A veteran Mississippi lawmaker wants doctors who sexually abuse patients to face serious new criminal penalties and mandatory license revocations.
Rep. Jeffrey C. Smith, a Republican who is chairman of the Ways and Means committee, has introduced legislation that would make it a felony for a physician to engage in sexual activity with a patient — even in cases where the contact is apparently consensual.
The legislation would also require the permanent revocation of the medical license of any doctor convicted under the law, with no chance of reinstatement.
The push by Smith, a former prosecutor, comes after The Atlanta Journal-Constitution rated Mississippi as having the weakest patient-protection laws in the nation when it comes to sexually abusive doctors. The AJC’s 50-state report card was part of the newspaper’s Doctors & Sex Abuse series.
Mississippi scored poorly on almost every category of patient-protection laws examined by the newspaper. If the legislation passes, it would join just a handful of states that criminalize sexual contact between all doctors and patients. Many states have laws that prohibit sexual contact between therapists and patients, but not all medical doctors, the AJC found.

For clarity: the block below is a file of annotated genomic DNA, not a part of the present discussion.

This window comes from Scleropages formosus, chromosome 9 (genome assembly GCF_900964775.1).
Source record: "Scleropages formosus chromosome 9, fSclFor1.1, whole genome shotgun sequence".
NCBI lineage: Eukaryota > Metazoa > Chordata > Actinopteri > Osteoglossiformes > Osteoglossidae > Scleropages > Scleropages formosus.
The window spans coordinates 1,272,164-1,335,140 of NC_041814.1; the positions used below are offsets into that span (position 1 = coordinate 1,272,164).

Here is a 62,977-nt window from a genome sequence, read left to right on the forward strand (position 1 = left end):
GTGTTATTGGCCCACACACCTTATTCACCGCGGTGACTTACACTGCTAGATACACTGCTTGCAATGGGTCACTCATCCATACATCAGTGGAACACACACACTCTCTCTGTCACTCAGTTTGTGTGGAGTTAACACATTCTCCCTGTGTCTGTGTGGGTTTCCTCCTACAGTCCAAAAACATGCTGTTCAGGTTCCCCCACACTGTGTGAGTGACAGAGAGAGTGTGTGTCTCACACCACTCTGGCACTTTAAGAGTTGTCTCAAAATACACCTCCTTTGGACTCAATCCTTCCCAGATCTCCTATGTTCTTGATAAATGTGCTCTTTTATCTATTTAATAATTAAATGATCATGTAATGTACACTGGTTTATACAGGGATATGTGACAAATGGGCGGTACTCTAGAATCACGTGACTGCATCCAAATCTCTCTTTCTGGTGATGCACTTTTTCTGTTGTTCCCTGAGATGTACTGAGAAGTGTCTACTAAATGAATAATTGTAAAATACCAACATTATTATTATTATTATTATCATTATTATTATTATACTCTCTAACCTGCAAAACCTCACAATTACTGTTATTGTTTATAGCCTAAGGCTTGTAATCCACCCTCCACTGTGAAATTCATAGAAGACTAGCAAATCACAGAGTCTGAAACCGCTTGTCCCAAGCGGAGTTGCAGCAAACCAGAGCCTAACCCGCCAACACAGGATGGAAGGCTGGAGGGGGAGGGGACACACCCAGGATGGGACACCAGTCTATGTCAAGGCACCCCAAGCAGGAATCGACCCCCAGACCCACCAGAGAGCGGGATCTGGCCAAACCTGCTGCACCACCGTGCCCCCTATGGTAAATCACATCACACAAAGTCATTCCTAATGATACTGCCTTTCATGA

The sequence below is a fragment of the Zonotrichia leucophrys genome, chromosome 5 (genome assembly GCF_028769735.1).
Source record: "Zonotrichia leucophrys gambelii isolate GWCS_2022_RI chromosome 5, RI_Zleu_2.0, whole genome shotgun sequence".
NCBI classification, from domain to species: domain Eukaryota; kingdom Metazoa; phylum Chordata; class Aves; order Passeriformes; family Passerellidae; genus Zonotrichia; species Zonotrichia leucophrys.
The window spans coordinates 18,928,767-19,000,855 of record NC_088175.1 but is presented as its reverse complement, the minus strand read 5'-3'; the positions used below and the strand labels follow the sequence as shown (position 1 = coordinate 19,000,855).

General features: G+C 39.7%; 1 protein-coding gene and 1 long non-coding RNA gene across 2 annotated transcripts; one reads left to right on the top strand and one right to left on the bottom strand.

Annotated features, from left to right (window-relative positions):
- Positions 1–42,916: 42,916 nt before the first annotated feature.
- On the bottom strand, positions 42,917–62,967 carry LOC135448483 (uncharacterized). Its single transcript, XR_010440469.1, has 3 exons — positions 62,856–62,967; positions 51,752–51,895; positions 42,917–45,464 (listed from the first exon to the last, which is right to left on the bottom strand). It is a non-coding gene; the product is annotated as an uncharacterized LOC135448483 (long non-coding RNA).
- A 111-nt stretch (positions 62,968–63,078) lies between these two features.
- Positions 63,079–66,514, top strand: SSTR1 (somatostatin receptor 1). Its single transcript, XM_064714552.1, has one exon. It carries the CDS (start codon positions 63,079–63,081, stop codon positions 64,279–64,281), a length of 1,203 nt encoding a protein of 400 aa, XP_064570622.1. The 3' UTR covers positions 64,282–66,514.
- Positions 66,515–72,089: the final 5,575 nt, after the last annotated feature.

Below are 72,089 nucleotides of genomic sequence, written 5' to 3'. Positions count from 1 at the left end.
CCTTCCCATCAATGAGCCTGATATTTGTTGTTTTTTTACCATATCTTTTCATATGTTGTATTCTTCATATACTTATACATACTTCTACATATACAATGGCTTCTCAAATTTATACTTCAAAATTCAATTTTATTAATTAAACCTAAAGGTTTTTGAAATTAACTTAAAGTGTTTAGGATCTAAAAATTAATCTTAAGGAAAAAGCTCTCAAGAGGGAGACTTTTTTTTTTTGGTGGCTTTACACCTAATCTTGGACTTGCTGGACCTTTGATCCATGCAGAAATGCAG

Doctors aren’t the only health care providers covered by the legislation. Physician assistants, podiatrists, acupuncture professionals and licensed radiologists would also face felony charges and permanent license revocations if they engage in sexual activity with a patient.
The bill would prohibit doctors from sexual activity with current patients or former patients within 12 months after the end of the physician-patient relationship.
The AJC’s Doctors & Sex Abuse investigation uncovered a culture of secrecy and deference to physicians that permits doctors across the country to keep practicing after they’ve been disciplined for sexual misconduct. In the thousands of cases that the AJC’s reporters examined, more than half the doctors publicly disciplined for sexual misconduct with patients since 1999 were still licensed to practice this summer.
The series has prompted several states to consider changes to protect patients.